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ARS Home » Midwest Area » Columbia, Missouri » Cropping Systems and Water Quality Research » Research » Publications at this Location » Publication #140922


item HONG, S
item Sudduth, Kenneth - Ken
item Kitchen, Newell
item Drummond, Scott

Submitted to: Pecora Conference Land Satellite Information in the Next Decade
Publication Type: Proceedings
Publication Acceptance Date: 11/10/2002
Publication Date: 11/15/2002
Citation: Hong, S.Y., Sudduth, K.A., Kitchen, N.R., Drummond, S.T., Palm, H.L., Wiebold, W.J. 2002. Estimating within-field variations in soil properties from airborne hyperspectral images. Pecora Conference Land Satellite Information in the Next Decade. American Society of Photogrammetry and Remote Sensing. Bethesda, Maryland

Interpretive Summary: Precision farming relies on the ability to efficiently and economically collect and interpret data describing the soil variability within cropped fields. Remote sensing from satellites or airplanes is one approach to obtaining the data needed for precision farming. Recently hyperspectral remote sensing data has become available to the agricultural research community. In contrast to conventional, or multispectral, remote sensing data where only a few data bands are obtained, hyperspectral data includes tens to hundreds of channels. While this large amount of data may allow us to develop better relationships between the remotely sensed image and actual field conditions, it also greatly increases the complexity of the data processing and interpretation procedure. In this study, we examined 120-band aircraft hyperspectral data that were collected over a Missouri corn/soybean field prior to planting in 2000 and 2001. A number of statistical procedures were employed to relate the hyperspectral data to soil properties. We found that these bare soil images were significantly correlated with soil properties, with blue wavelengths showing the strongest relationships. It was necessary to convert the 120-band data into a small number (less than 10) of summary variables for efficient data processing and interpretation. This research will benefit other researchers, producers, and consultants who may be interested in using hyperspectral data to understand soil differences for precision agriculture.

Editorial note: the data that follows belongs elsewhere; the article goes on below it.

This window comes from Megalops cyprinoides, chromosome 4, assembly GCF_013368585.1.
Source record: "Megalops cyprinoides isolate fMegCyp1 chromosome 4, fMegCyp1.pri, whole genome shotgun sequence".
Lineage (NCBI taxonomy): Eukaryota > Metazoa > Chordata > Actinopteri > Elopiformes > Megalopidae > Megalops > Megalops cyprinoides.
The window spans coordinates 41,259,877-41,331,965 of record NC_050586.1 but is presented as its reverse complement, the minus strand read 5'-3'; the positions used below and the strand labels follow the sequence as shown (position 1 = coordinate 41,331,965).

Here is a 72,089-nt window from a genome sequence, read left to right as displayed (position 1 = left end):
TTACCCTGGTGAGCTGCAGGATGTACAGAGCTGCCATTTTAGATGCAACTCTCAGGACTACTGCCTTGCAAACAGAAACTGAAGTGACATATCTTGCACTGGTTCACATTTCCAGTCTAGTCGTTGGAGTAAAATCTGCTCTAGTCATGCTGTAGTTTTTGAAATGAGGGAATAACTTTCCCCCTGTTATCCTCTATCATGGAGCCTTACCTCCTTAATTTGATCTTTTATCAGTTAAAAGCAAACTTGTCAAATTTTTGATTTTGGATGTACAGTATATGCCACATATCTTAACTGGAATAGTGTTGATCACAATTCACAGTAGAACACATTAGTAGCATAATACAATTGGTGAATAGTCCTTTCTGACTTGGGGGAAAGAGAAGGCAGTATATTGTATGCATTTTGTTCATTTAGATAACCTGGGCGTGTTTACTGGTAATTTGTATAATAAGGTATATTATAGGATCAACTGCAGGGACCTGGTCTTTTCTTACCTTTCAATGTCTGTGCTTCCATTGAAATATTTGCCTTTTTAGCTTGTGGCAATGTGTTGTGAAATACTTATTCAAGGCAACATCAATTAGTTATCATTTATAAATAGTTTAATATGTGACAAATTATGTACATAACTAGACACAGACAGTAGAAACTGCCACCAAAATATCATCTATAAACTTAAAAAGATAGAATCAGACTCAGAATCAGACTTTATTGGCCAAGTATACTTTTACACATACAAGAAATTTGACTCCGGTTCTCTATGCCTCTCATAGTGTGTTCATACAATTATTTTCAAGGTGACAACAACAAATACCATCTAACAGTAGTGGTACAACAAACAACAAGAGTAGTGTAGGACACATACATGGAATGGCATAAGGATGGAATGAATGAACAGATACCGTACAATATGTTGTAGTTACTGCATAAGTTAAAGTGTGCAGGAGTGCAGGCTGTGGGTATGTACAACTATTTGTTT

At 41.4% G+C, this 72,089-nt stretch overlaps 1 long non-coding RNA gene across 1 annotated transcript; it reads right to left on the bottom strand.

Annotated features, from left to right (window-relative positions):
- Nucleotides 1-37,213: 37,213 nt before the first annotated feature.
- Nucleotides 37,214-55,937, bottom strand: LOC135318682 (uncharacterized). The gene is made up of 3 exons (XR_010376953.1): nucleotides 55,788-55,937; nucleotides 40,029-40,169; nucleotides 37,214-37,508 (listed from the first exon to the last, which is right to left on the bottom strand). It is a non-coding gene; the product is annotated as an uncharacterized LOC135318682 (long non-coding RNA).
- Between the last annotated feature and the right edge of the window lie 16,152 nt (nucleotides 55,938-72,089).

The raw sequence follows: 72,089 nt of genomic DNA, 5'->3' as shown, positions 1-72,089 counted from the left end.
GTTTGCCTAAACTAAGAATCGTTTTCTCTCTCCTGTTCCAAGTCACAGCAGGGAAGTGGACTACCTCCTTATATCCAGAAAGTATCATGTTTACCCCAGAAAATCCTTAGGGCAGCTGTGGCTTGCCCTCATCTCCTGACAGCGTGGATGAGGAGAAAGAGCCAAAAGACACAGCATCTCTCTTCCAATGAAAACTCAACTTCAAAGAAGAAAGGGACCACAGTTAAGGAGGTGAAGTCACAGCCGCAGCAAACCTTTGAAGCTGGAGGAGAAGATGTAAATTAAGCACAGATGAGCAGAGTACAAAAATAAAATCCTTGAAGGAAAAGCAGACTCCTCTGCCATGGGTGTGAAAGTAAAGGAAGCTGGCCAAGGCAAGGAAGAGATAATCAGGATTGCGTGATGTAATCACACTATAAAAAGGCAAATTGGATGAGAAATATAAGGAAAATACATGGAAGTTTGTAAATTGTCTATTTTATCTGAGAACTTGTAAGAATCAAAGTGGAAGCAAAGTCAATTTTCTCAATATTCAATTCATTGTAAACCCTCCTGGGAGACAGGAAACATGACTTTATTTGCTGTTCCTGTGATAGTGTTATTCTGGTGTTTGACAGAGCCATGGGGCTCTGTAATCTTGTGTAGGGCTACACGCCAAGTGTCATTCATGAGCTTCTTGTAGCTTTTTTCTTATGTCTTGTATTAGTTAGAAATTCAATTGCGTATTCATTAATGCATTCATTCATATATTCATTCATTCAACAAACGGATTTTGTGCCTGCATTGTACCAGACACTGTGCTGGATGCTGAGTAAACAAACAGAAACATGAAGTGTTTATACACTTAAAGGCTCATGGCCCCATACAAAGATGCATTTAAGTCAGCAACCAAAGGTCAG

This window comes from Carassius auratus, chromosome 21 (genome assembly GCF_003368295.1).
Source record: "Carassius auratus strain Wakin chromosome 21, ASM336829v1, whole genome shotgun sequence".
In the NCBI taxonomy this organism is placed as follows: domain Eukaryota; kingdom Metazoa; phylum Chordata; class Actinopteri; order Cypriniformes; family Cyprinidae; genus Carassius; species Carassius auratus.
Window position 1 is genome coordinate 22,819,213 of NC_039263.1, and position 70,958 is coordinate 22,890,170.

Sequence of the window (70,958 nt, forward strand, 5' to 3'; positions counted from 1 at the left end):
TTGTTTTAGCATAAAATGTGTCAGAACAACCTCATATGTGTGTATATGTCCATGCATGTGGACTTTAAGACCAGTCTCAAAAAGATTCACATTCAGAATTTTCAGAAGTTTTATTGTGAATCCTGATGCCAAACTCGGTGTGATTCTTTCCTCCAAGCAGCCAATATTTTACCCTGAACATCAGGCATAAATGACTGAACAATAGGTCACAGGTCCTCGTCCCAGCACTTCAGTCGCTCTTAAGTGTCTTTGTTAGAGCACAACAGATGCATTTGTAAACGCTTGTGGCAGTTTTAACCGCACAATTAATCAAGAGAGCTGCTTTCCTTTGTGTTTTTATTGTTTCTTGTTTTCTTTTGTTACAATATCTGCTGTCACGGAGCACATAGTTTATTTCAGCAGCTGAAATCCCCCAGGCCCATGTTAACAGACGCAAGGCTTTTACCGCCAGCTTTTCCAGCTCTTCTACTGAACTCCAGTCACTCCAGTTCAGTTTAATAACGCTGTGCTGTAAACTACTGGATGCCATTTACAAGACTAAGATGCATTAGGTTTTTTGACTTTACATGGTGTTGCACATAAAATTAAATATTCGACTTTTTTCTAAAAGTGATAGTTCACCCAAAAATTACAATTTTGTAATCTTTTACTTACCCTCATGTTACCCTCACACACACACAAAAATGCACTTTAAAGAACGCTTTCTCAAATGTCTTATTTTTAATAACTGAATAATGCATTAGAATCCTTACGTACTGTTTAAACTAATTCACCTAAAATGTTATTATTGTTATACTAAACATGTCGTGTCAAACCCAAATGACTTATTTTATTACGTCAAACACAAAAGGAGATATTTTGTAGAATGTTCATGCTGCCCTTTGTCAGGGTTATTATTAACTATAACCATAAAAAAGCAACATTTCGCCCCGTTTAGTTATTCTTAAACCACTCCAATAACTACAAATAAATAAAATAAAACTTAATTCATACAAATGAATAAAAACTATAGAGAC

Technical Abstract: The ability of hyperspectral image (HSI) data to provide estimates of soil electrical conductivity (EC) and soil fertility levels without requiring extensive field data collection was investigated. Bare soil images were acquired using a prism grating pushbroom scanner in April 2000 and May 2001 for a central Missouri experimental field in a minimum-tillage corn-soybean rotation. Data were converted to reflectance using chemically-treated reference tarps with eight known reflectance levels. Geometric distortions of the pushbroom sensor images were corrected with a rubber sheeting transformation. A 5 m pixel size was selected by analysis of short-range variations in five sub-field areas. Statistical analyses including simple correlation, multiple regression (MR), and principal component (PC)analysis were used to relate HSI data and derived Landsat-like bands to field-measured soil properties. The blue wavelengths of the HSI and Landsat-like images showed the highest correlation with EC and soil chemical properties. With the exception of pH and P, the soil fertility data were negatively correlated to the HSI reflectance data. The highest correlations to the HSI bands were found for Mg and CEC. Stepwise multiple linear regression (SMLR) models using the full HSI dataset included too many variables, which increased the danger of overfitting. MR models using Landsat-like bands may be more practical than SMLR models for mapping soil properties. Analysis of principal components showed that PC 2 and PC 4 explained soil variability well for CEC, Mg, OM, K, and pH. Both approaches to data volume reduction, creating Landsat-like bands and principal component analysis, showed potential for developing relationships with soil properties. HSI analysis appears promising for quantifying soil property variability.